Eagle attorneys: City won’t produce the boots

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imageThe legal back-and-forth over the Atlanta Eagle raid continued on Monday, with attorneys for the men detained in the botched police action saying the city continues to gloss over its charges of deleted and disappearing evidence and failure to turn over records.

That came in a 43-page response to the city’s 42-page brief, filed Oct. 22, that denied charges of ignoring court-imposed deadlines, destroying evidence, failing to maintain evidence and delaying discovery in the matter.

The response filed on Monday from attorneys Dan Grossman (top photo left), Greg Nevins (top photo right) and Gerald Weber says the city makes no attempt to explain or rebut allegations about the deletion of mobile phone data and computer backup tapes, the failure to produce email archives, the disappearance of notes about the raid and continued delays in the discovery process.

The court filing asks U.S. District Court Judge Timothy Batten to order the city to pay for forensic restoration of the missing data and records as well as fees and expenses incurred by attorneys for the plaintiffs due to the discovery violations. The attorneys also hint that Batten should consider additional sanctions for the city’s refusal “to produce responsive items, supplement discovery, follow the instructions of the Court, and be honest with the Court in their brief and affidavits.”

“Rather then refute the factual assertions and legal arguments made by Plaintiffs in the present motion, Defendants’ Response ignores some of the most important issues completely, and offers red herring defenses,” according to the Nov. 1 court filing. “The Defendants’ refusal to follow this Court’s simplest instructions, and their frequent misleading statements to the Court, suggest that nothing but the strongest order will compel them to comply with discovery.”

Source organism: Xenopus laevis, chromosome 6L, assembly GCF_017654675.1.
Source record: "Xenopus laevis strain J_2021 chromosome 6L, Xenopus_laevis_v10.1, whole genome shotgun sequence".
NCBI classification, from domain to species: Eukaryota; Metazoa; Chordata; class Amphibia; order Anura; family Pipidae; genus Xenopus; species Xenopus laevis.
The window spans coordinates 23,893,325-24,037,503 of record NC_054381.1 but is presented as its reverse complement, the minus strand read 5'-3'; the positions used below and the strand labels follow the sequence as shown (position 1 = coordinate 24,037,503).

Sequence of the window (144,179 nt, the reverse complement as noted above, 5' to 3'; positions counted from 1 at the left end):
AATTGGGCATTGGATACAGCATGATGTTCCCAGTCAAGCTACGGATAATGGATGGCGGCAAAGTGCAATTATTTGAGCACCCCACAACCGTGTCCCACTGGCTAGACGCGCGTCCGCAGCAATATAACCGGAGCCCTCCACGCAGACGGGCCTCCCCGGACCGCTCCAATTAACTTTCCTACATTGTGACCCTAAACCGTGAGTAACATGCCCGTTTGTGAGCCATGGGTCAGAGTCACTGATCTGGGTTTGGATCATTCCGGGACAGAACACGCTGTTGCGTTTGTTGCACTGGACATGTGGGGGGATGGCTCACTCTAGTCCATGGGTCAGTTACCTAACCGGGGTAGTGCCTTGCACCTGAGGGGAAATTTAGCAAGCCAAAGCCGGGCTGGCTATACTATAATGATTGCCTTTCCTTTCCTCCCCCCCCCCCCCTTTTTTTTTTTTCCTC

imageThe wrangling comes as Mayor Kasim Reed (bottom photo) continues to publicly discuss the lawsuit, first in an Oct. 21 appearance at the Atlanta Executive Network in which he talked about his frustration with the lawsuit overshadowing LGBT accomplishments in his administration and again Oct. 28 when he told the Stonewall Bar Association that he’s forming a commission to tackle it. But since taking office in January, Reed has rebuffed an attempt to settle the lawsuit.

On Oct. 25, former Mayor Shirley Franklin said mistakes were made in the raid, which took place during her administration.

The Nov. 1 brief also says the city refuses to produce the boots and undercover attire used by police officers during the September 2009 raid so plaintiffs can link the gear to specific officers.

“Certain Plaintiffs have provided descriptions of unique boots worn by individual officers who committed particular acts, and these Plaintiffs should be allowed to identify Defendants by any means available to them, including examination of their boots,” according to the Nov. 1 filing.

Several patrons of the bar during the raid later complained of officers physically and verbally abusing them and filed complaints with the Atlanta Police Department’s internal affairs unit and the Atlanta Citizen Review Board. The Atlanta police investigation remains open, while the review board has called for sanctions against several officers involved in the raid.